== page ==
The spiritual “Roll, Jordan, Roll” is one of the most well-known of the “sorrow songs”. W.E.B. Du Bois coined the term “sorrow songs” in his 1903 publication, The Souls of Black Folk, as a name for the songs sung by the African-American slaves in the Southern states. Throughout the book, each chapter begins with an excerpt from a work of Western literature and then two bars from an untitled slave song. In the final chapter, aptly titled “The Sorrow Songs”, Du Bois explains why he included the songs: Continue reading ““Roll, Jordan, Roll”: A Critique of Slavery and a Story of Hope”
This was originally a formal paper but has been modified into a blog post.
Everyone dreams, but one individual’s dream may be another’s nightmare. Ta-Nehisi Coates references a “Dream” with this duality in his 2015 memoir Between the World and Me. The memoir is an extended letter to his adolescent son Samori about growing up black in America today. Coates’s Dream is essentially his notion of race relations in America, but it is not a static idea because it evolves as Coates grows up in the ghetto of Baltimore. The Dream is imperative for Samori to understand because it is the reason for his inherent struggle as a black boy in America. Coates does not protect him from this struggle though, because he believes it will bring him closer to the “meaning of life.” Coates’s Dream is elucidated by the conventional American Dream because the early notion of the Dream was a mirror image of it, but soon became a façade of the racial dynamic in America just as the American Dream was realized to be founded in white privilege. Dr. Martin Luther King Jr.’ “I Have a Dream” speech complicates Coates’s Dream because King’s dream is optimistic while Coates’s is pessimistic. Although the Dream in Between the World and Me proved to be a dynamic notion of race in contemporary American society that evolves as Coates grows up, he came to realize the racial divisions are not likely to change and that his son must be aware of the inherent struggle he will face, as a black man, if he hopes to live a meaningful life.
W.E.B. Du Bois and Virginia Woolf each wrote as proponents for equality of their respective groups, black men and women. Despite this similarity, their approaches differed immensely. W.E.B. Du Bois’ literary works were written in a manner meant to appeal to the entirety of his audience, which included both intellectuals (mostly white) and common people (mostly black). As a graduate of Fisk University, as well as Harvard University, Du Bois was versed in Western literature and was thus able to effectively appeal to intellectuals. However, in one of his most influential works The Souls of Black Folk, Du Bois combines his traditional Western prose with stanzas from traditional black spirituals. This convergence of the intellectual white with the oppressed black echoed Du Bois’ political goals of educating the recently freed black men, evident in the following passage.
“The foundation of knowledge in this race, as in others, must be sunk deep in the college and university is we would build a solid, permanent structure…We shall hardly induce black men to believe that if their stomachs be full, it matters little about their brains” (Du Bois 89).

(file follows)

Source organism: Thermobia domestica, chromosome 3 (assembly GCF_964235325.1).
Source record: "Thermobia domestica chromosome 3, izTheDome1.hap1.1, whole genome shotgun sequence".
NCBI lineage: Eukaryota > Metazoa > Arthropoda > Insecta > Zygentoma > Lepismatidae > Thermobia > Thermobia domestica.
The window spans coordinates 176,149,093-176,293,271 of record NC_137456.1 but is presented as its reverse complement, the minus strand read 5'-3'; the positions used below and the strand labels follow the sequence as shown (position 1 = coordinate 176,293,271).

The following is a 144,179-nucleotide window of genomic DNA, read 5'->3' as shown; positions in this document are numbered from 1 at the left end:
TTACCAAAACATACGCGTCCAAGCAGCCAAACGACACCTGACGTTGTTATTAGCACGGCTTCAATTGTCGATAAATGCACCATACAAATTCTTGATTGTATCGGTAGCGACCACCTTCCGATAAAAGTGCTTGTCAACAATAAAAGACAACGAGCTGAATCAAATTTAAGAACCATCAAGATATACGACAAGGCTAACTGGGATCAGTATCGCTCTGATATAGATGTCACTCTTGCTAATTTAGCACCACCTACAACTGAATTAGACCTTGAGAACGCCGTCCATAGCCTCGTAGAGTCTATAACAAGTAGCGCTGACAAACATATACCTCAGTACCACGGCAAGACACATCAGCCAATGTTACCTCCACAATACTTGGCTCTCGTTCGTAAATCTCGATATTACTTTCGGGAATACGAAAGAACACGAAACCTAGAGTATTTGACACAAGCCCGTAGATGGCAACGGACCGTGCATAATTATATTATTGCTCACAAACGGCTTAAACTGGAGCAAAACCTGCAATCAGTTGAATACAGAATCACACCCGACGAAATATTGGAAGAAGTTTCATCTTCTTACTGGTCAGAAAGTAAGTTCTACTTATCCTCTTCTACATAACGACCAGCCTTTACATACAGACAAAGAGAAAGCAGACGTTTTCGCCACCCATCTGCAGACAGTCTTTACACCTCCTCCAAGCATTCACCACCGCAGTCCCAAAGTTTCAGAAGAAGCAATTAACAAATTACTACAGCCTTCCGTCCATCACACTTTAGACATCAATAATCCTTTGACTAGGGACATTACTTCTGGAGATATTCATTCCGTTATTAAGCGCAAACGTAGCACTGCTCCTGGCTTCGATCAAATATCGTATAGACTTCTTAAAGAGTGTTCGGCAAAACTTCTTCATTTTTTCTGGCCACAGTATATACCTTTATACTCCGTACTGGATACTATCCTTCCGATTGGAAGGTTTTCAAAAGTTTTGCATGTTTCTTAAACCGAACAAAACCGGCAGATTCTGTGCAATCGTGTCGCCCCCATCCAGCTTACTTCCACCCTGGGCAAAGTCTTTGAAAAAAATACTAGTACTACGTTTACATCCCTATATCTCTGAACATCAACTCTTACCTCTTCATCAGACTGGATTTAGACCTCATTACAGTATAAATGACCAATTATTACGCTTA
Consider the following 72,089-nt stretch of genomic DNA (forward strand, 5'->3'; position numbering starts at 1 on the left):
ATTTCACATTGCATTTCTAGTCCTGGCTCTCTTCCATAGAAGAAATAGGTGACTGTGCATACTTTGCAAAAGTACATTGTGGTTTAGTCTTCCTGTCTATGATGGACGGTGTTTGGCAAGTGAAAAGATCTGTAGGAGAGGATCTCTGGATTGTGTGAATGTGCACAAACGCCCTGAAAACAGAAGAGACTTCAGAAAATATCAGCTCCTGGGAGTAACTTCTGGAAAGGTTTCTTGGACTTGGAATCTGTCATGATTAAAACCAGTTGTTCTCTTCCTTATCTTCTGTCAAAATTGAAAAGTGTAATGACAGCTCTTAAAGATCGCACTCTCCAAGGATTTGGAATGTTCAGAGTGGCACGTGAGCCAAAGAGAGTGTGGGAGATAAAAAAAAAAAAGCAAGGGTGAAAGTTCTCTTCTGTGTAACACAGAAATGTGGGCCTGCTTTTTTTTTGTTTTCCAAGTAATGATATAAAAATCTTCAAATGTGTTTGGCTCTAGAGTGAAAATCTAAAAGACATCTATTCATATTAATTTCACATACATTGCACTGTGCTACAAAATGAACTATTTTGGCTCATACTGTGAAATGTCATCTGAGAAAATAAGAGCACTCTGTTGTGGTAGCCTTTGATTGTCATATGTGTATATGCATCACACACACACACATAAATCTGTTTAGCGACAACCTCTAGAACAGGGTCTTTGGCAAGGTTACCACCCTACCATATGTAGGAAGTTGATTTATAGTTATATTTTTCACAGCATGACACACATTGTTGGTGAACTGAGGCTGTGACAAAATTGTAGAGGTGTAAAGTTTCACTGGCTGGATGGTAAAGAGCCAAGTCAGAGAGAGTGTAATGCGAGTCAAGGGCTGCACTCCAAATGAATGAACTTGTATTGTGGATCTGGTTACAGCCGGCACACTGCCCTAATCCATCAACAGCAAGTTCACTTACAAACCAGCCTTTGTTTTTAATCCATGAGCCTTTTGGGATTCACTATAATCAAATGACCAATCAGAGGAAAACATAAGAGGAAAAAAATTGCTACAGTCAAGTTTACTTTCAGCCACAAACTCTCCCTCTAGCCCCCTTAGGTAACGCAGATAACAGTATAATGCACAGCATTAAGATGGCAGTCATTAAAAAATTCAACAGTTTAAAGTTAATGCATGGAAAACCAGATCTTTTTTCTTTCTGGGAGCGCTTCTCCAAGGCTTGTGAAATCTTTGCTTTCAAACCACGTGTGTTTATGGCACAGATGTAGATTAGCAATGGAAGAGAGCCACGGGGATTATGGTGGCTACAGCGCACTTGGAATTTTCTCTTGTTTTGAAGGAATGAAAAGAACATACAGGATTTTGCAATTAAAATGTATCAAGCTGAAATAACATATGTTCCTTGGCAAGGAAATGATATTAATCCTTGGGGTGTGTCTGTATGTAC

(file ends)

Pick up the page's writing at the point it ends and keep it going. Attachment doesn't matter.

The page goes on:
Du Bois fought for the equality of black men and white men in this manner because black men were thought of as intellectually-inferior to white men in early 20th century and the centuries prior to then. Therefore, by writing well as a black man in a traditional Western style, Du Bois was combating the assumption that black men were incapable of being intellectuals to advocate for their equality. Virginia Woolf used a very different approach because her cause warranted it; Women and black men were seen very differently at the dawn of the 20th century. Continue reading “The Fight for Equality: Du Bois and Woolf”
Ta-Nehisi Coates emphasizes the love a black parent has for his/her child in his National Book Award winner, Between the World and Me.
“Black people love their children with a kind of obsession. You are all we have, and you come to us endangered. I think we would like to kill you ourselves before seeing you killed by the streets that America made” (Coates 82).
Why does Coates make a distinction between the love of a white parent and of a black parent? Coates and other black parents understand that their children are helpless against the systemic racism engrained in American society and there is little they can do to protect them. This is inarguable considering the recurring news stories featuring police brutality against young black men. While this does not discount the love of a white parent for his/her child by any means, white parents don’t have to to deal with this fear, an emotion stressed throughout Between the World and Me. Continue reading “Black Parenting: Ta-Nehisi Coates and Maya Angelou”
Protest movements do not have a definite formula. From the labor workers’ rights strikes beginning in the early 19th century to the nonviolent protests utilized by Gandhi and Dr. Martin Luther King Jr., people have protested against injustice using a variety of techniques. However, one of the most dynamic and effective methods of social protest, especially for African Americans, is music. Continue reading “A Musical Protest Movement”